Ken_FSU

  • Hero Member
  • *****
  • Posts: 1631
Re: Daniel Davis wants to relocate the jail in his first term, if elected
« Reply #70 on: June 08, 2023, 03:11:32 PM »
Obviously this isn't really about Davis anymore, but now Ron Salem appears to be declaring he will take the reins for this:

https://www.news4jax.com/news/local/2023/06/08/moving-duval-county-jail-to-be-a-budget-priority-for-incoming-jacksonville-city-council-president/?utm_source=twitter&utm_medium=social&utm_campaign=snd&utm_content=wjxt4

$250 million is a little less than previously stated, but I imagine that doesn't include the cost of a new police headquarters.

Saw this earlier.

There's no universe where we build a new future-proof jail for $250 million.

San Jose is looking at $690 million (https://www.mercurynews.com/2022/05/16/price-of-santa-clara-countys-new-jail-soars-with-officials-blaming-it-on-delays-and-inflation/)

DC up to $750 million (https://www.dcpolicycenter.org/publications/cost-new-dc-prison/#:~:text=per%20bed%20costs.-,Operating%20costs,million%20depending%20on%20the%20capacity.)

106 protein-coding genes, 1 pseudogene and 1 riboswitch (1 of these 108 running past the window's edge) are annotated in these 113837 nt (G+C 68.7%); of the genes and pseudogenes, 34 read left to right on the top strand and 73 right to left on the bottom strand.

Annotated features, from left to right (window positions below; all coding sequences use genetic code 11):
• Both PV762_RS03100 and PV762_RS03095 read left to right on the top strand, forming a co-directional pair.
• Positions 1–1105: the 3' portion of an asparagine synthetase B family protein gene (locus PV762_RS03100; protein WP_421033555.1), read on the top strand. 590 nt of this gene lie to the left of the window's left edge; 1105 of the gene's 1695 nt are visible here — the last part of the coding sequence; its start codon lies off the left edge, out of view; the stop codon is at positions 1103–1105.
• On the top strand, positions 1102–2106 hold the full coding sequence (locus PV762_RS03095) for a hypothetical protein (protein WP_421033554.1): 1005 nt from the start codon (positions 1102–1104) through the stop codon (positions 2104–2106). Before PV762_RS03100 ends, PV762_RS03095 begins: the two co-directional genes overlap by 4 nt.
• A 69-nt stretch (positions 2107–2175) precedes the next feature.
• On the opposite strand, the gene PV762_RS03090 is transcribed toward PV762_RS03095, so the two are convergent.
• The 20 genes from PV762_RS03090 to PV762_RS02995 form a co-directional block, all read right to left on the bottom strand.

Atlanta estimates $2 BILLION (https://www.ajc.com/news/fulton-study-new-jail-would-cost-2-billion/HDIJNS43VNAK3FINZ2AUD2XMNI/)

Kansas City is $300 million+ (https://www.kcur.org/news/2023-05-01/if-jackson-county-legislators-dont-act-today-the-new-jail-price-will-spike-by-millions)

Between relocating the jail and Police HQ, demolishing the old, and preparing the site for redevelopment, we're talking an easy $750 million.

jaxoNOLE

  • Sr. Member
  • ****
  • Posts: 316
Re: Daniel Davis wants to relocate the jail in his first term, if elected
« Reply #71 on: June 08, 2023, 03:23:10 PM »
This sounds a lot less "hair on fire" than Davis' promise to make it a first-term priority. Planning ahead and getting a good grasp on what the cost could be seems prudent. A range of $250 million to $750 million is so ambiguous as to render even high-level strategic conversations meaningless.

Charles Hunter

  • Hero Member
  • *****
  • Posts: 5117